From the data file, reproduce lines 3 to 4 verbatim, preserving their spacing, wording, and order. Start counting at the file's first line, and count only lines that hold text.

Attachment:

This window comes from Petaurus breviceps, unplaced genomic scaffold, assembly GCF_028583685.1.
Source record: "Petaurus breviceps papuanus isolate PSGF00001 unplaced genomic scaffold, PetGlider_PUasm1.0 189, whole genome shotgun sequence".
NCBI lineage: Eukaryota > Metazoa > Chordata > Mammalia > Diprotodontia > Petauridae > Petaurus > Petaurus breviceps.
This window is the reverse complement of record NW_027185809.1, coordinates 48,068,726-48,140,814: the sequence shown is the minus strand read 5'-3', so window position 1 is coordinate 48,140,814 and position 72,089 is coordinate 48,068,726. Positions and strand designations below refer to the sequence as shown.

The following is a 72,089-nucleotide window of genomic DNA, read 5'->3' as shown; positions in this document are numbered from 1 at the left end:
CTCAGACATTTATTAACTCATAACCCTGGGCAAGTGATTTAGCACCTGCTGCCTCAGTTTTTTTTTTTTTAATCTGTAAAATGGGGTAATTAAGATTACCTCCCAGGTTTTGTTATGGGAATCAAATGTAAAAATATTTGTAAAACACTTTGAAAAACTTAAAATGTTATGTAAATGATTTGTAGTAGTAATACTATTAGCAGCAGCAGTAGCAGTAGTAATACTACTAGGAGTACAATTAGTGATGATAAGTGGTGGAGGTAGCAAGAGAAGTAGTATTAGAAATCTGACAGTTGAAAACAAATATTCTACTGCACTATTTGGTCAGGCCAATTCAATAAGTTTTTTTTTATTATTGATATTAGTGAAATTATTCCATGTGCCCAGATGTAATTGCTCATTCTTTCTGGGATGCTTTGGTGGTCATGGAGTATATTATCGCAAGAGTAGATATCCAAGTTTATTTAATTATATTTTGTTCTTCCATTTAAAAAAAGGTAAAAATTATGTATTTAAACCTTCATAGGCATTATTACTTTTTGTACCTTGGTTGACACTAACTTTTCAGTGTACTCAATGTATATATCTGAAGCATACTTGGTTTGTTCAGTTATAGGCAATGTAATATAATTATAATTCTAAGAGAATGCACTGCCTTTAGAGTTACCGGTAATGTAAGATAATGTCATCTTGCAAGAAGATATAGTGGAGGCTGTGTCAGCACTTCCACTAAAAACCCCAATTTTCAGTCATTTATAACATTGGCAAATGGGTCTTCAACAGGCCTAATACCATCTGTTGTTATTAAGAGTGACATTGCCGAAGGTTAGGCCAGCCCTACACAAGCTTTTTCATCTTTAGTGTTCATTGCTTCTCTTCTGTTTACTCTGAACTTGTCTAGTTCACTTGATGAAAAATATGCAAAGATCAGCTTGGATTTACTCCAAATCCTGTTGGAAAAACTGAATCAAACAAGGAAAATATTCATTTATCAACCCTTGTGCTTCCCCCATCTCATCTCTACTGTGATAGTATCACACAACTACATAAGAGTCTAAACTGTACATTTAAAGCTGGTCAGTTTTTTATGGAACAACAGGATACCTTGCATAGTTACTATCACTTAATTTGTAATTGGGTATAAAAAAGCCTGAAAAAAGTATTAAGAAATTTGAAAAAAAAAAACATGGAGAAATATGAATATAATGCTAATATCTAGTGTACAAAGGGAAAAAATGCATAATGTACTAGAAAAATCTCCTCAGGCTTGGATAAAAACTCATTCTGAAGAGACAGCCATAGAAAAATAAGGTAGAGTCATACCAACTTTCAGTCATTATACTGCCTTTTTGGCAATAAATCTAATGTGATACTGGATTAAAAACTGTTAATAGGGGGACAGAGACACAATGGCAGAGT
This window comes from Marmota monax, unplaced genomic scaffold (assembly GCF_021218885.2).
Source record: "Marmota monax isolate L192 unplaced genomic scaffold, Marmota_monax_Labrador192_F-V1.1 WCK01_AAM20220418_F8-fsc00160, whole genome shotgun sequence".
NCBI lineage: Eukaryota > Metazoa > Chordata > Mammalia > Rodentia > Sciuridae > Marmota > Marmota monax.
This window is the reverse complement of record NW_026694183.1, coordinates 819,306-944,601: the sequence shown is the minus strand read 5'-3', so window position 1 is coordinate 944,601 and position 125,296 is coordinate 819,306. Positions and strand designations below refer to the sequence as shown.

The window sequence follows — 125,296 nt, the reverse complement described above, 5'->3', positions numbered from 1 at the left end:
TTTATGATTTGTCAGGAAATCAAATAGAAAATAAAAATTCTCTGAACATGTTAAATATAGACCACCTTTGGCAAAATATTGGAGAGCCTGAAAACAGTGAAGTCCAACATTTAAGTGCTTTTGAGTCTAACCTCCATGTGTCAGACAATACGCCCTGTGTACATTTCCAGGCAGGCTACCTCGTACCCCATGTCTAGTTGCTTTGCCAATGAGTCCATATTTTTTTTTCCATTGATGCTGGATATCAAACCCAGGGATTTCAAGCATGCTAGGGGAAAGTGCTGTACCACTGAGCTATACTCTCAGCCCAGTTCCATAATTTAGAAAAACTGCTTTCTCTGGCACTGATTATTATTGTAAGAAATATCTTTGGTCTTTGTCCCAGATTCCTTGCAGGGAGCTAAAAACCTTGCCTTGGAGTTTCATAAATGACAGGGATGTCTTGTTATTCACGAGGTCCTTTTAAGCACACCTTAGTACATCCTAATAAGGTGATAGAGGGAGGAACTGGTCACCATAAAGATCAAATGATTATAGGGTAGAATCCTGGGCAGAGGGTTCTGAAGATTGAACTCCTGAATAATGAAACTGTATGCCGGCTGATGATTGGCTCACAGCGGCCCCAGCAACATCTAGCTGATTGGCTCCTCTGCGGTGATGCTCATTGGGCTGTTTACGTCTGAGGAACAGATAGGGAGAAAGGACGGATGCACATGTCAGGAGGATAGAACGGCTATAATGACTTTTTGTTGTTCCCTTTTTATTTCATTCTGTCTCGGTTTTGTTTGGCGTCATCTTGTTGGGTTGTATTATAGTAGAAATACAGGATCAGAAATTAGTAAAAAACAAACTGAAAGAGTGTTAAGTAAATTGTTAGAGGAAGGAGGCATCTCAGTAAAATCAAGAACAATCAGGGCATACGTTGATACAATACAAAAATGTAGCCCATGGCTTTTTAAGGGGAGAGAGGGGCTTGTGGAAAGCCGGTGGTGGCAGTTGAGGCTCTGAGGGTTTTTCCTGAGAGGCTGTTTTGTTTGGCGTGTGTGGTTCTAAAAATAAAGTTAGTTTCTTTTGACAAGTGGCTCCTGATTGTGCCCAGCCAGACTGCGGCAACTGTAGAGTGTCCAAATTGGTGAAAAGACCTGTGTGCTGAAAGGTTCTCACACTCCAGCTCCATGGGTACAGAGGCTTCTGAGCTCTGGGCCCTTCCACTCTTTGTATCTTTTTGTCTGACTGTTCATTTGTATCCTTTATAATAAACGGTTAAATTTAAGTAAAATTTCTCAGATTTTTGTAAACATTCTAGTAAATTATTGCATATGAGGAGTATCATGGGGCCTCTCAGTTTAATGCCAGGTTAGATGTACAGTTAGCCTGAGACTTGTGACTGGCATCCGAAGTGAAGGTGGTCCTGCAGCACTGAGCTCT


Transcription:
NCBI lineage: Eukaryota > Metazoa > Chordata > Mammalia > Diprotodontia > Petauridae > Petaurus > Petaurus breviceps.
This window is the reverse complement of record NW_027185809.1, coordinates 48,068,726-48,140,814: the sequence shown is the minus strand read 5'-3', so window position 1 is coordinate 48,140,814 and position 72,089 is coordinate 48,068,726. Positions and strand designations below refer to the sequence as shown.